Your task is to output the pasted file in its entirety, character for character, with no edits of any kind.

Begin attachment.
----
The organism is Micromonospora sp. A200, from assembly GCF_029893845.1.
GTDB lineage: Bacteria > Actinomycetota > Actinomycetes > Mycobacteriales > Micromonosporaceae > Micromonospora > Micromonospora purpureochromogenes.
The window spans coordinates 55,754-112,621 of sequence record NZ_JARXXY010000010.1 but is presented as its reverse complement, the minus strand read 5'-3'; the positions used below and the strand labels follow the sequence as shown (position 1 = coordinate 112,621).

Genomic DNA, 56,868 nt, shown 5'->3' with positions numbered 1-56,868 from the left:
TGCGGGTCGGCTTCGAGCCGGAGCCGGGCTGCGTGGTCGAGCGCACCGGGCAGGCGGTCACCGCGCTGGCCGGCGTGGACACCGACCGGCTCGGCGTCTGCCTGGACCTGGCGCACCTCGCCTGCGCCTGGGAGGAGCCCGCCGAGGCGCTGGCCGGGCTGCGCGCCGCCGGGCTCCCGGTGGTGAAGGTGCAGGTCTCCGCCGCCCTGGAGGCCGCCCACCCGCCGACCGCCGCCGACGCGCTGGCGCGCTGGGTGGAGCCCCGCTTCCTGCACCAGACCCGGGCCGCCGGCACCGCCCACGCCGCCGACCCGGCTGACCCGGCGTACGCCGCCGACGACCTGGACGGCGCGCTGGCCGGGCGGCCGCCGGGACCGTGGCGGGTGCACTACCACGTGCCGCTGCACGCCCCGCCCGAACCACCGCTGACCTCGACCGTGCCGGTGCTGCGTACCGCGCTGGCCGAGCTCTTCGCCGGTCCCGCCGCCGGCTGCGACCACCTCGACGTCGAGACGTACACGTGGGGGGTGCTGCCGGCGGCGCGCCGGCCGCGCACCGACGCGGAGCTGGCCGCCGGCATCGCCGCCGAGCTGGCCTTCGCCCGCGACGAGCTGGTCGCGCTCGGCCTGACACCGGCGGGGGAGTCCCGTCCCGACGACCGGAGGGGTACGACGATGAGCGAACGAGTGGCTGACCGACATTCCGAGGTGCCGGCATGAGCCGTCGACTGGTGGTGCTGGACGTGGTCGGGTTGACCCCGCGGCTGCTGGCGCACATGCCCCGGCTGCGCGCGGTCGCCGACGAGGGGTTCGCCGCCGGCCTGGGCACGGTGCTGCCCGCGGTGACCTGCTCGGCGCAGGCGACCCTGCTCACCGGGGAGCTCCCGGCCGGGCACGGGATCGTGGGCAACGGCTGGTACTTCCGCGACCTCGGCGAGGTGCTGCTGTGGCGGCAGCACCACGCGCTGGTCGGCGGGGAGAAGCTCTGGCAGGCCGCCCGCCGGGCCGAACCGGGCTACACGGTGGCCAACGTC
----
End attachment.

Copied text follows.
The organism is Micromonospora sp. A200, from assembly GCF_029893845.1.
GTDB lineage: Bacteria > Actinomycetota > Actinomycetes > Mycobacteriales > Micromonosporaceae > Micromonospora > Micromonospora purpureochromogenes.
The window spans coordinates 55,754-112,621 of sequence record NZ_JARXXY010000010.1 but is presented as its reverse complement, the minus strand read 5'-3'; the positions used below and the strand labels follow the sequence as shown (position 1 = coordinate 112,621).

Genomic DNA, 56,868 nt, shown 5'->3' with positions numbered 1-56,868 from the left:
TGCGGGTCGGCTTCGAGCCGGAGCCGGGCTGCGTGGTCGAGCGCACCGGGCAGGCGGTCACCGCGCTGGCCGGCGTGGACACCGACCGGCTCGGCGTCTGCCTGGACCTGGCGCACCTCGCCTGCGCCTGGGAGGAGCCCGCCGAGGCGCTGGCCGGGCTGCGCGCCGCCGGGCTCCCGGTGGTGAAGGTGCAGGTCTCCGCCGCCCTGGAGGCCGCCCACCCGCCGACCGCCGCCGACGCGCTGGCGCGCTGGGTGGAGCCCCGCTTCCTGCACCAGACCCGGGCCGCCGGCACCGCCCACGCCGCCGACCCGGCTGACCCGGCGTACGCCGCCGACGACCTGGACGGCGCGCTGGCCGGGCGGCCGCCGGGACCGTGGCGGGTGCACTACCACGTGCCGCTGCACGCCCCGCCCGAACCACCGCTGACCTCGACCGTGCCGGTGCTGCGTACCGCGCTGGCCGAGCTCTTCGCCGGTCCCGCCGCCGGCTGCGACCACCTCGACGTCGAGACGTACACGTGGGGGGTGCTGCCGGCGGCGCGCCGGCCGCGCACCGACGCGGAGCTGGCCGCCGGCATCGCCGCCGAGCTGGCCTTCGCCCGCGACGAGCTGGTCGCGCTCGGCCTGACACCGGCGGGGGAGTCCCGTCCCGACGACCGGAGGGGTACGACGATGAGCGAACGAGTGGCTGACCGACATTCCGAGGTGCCGGCATGAGCCGTCGACTGGTGGTGCTGGACGTGGTCGGGTTGACCCCGCGGCTGCTGGCGCACATGCCCCGGCTGCGCGCGGTCGCCGACGAGGGGTTCGCCGCCGGCCTGGGCACGGTGCTGCCCGCGGTGACCTGCTCGGCGCAGGCGACCCTGCTCACCGGGGAGCTCCCGGCCGGGCACGGGATCGTGGGCAACGGCTGGTACTTCCGCGACCTCGGCGAGGTGCTGCTGTGGCGGCAGCACCACGCGCTGGTCGGCGGGGAGAAGCTCTGGCAGGCCGCCCGCCGGGCCGAACCGGGCTACACGGTGGCCAACGTC